I know I said that I wasn’t going to write anymore about the doorway server, but I lied. I needed to configure the doorway server to open those ports and then forward them to the torrent server. Let’s assume that my internal network is a 192.168.1.0/24 subnet (a class A block, a range of addresses from 192.168.1.1 to 192.168.0.254) with a default gateway of 192.168.1.1. All of my traffic goes through my local router and hits the Internet from my ISP, in the US. If a device asks for an IP via DHCP, this is the network configuration that it will receive, along with red-blooded American Internets. Here is an awful network diagram because why not?
The doorway server has a static IP of 192.168.1.254 and it’s configured to route all of its traffic through the VPN tunnel to Sweden. Any device that is configured to have a default gateway of 192.168.1.254 will also hit the Internet via the tunnel to Sweden, thereby receiving Swedish Internets. At this point, all the configuration is done, and your torrent server will work, but there won’t be any ports forwarded to it, which is lame. No forwarded ports is especially lame when you are using private trackers because it can really mess with your ratios. Now, you could just open a port on your firewall for the web interface on the American side, but that’s also pretty lame. If you want to use your torrent server, you should strictly be using Swedish Internets.
Welcome to Swedish Internet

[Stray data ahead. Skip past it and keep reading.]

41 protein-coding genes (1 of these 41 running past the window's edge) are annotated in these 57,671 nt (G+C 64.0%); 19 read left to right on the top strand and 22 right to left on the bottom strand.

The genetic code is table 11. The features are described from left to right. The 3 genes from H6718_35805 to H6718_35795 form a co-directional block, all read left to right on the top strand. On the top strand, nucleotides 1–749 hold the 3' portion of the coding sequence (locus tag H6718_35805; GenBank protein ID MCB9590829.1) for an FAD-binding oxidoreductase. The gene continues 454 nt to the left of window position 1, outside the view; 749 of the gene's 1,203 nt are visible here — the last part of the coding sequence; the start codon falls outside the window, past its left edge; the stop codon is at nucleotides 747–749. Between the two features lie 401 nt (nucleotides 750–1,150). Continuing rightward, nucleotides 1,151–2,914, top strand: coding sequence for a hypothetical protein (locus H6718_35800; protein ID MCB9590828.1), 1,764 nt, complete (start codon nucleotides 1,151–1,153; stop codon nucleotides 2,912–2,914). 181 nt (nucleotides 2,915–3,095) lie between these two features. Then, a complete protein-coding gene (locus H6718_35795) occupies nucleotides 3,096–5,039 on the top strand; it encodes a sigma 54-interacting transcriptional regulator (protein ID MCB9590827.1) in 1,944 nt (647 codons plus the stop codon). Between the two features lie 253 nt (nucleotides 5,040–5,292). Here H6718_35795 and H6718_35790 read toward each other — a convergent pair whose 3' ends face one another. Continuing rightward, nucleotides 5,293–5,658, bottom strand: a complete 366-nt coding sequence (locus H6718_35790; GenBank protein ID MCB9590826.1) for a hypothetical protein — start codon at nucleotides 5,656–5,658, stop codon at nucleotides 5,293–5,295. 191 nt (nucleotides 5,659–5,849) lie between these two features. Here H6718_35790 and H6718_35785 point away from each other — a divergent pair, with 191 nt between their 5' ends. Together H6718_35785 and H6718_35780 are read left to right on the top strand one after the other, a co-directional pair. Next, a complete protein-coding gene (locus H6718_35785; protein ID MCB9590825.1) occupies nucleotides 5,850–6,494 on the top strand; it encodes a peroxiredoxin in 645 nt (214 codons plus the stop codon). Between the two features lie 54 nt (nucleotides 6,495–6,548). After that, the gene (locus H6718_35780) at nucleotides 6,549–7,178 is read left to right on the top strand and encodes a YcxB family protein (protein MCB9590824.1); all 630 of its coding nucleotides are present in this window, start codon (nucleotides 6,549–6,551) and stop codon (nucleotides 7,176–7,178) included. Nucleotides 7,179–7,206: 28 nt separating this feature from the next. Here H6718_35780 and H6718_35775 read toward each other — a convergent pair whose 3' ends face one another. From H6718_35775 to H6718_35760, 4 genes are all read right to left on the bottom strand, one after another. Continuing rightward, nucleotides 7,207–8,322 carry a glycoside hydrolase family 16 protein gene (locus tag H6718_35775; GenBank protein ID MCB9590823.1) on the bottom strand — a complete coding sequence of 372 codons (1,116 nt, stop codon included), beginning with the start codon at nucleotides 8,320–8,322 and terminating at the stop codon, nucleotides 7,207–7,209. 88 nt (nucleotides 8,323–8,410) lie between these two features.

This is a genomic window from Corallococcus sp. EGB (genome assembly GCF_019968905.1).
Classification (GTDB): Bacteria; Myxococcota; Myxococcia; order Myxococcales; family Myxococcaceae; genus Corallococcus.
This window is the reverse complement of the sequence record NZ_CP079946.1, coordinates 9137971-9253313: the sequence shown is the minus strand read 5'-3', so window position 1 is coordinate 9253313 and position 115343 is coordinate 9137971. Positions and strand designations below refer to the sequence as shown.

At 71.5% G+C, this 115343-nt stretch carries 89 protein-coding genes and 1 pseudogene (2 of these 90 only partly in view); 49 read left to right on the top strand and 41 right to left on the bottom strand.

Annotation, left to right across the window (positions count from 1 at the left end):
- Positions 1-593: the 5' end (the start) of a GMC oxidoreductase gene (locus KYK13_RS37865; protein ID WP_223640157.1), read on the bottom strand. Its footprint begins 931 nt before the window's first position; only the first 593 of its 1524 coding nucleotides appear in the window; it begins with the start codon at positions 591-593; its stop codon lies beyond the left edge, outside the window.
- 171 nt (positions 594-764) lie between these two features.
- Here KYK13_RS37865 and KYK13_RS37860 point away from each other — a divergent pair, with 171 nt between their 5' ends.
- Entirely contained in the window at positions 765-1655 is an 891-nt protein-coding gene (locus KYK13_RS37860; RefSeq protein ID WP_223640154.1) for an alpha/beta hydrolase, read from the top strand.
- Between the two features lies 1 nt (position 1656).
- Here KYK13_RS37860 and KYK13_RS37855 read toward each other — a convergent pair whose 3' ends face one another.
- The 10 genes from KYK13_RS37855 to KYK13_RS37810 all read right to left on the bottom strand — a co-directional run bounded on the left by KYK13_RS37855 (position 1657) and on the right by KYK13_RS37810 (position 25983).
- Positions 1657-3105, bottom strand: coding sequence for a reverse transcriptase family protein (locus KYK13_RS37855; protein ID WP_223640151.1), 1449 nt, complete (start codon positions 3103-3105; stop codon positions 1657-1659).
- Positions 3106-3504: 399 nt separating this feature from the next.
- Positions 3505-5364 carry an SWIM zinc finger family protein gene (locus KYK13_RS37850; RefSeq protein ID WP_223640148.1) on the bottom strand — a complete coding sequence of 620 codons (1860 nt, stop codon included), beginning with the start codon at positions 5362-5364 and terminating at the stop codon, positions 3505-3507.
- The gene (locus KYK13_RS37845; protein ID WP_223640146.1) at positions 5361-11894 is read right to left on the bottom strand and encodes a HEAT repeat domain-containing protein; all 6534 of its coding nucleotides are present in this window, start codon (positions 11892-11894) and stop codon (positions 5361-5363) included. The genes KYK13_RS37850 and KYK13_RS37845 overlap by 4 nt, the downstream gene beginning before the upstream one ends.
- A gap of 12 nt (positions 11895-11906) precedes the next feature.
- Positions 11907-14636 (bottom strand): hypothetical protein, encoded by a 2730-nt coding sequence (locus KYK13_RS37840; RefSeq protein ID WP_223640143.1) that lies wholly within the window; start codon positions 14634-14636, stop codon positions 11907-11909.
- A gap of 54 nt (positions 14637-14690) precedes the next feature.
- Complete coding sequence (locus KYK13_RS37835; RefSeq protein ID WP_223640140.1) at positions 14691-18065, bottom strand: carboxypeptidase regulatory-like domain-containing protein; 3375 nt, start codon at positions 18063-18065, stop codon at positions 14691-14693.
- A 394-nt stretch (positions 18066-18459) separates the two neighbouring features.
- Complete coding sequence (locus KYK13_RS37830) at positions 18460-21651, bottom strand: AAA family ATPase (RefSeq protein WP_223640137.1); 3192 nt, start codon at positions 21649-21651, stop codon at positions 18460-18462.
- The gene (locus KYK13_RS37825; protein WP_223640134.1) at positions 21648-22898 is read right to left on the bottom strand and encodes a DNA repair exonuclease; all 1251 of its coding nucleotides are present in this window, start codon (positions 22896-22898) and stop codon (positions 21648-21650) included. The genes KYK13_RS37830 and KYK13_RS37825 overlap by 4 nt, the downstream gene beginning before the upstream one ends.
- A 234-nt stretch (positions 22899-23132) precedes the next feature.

To forward those ports, first set them up in Transmission, then with your VPN provider. The web interface port  is already configured for you by Turnkey Linux. You can set the other port in the Preferences->Network->Listening Port blank. Once the entry points and the end points are configured, it’s time to do more iptables kung fu.
Let’s assume the following:
- The web interface port for Transmission is 12322.
- The listening port in Transmission to 9001.
- The static IP for your torrent server is 192.168.1.10
- The doorway server IP is 192.168.1.254.
- The forwarding ports you were able to get from your VPN provider are 9000 and 9001.
- You want to use port 9000 on the VPN side for the Transmission web interface.
- You wand to use port 9001 on the VPN side for the Transmission listening port.
What needs to happen is for the VPN tunnel interface (tun0) to listen on ports 9000 and 9001, then forward traffic on those ports to 192.168.1.10. Then, you want any traffic on those same ports that comes from the doorway’s internal network interface (eth0) to be modified so that it doesn’t look like it came from the tunnel interface. This is super important for TCP handshakes.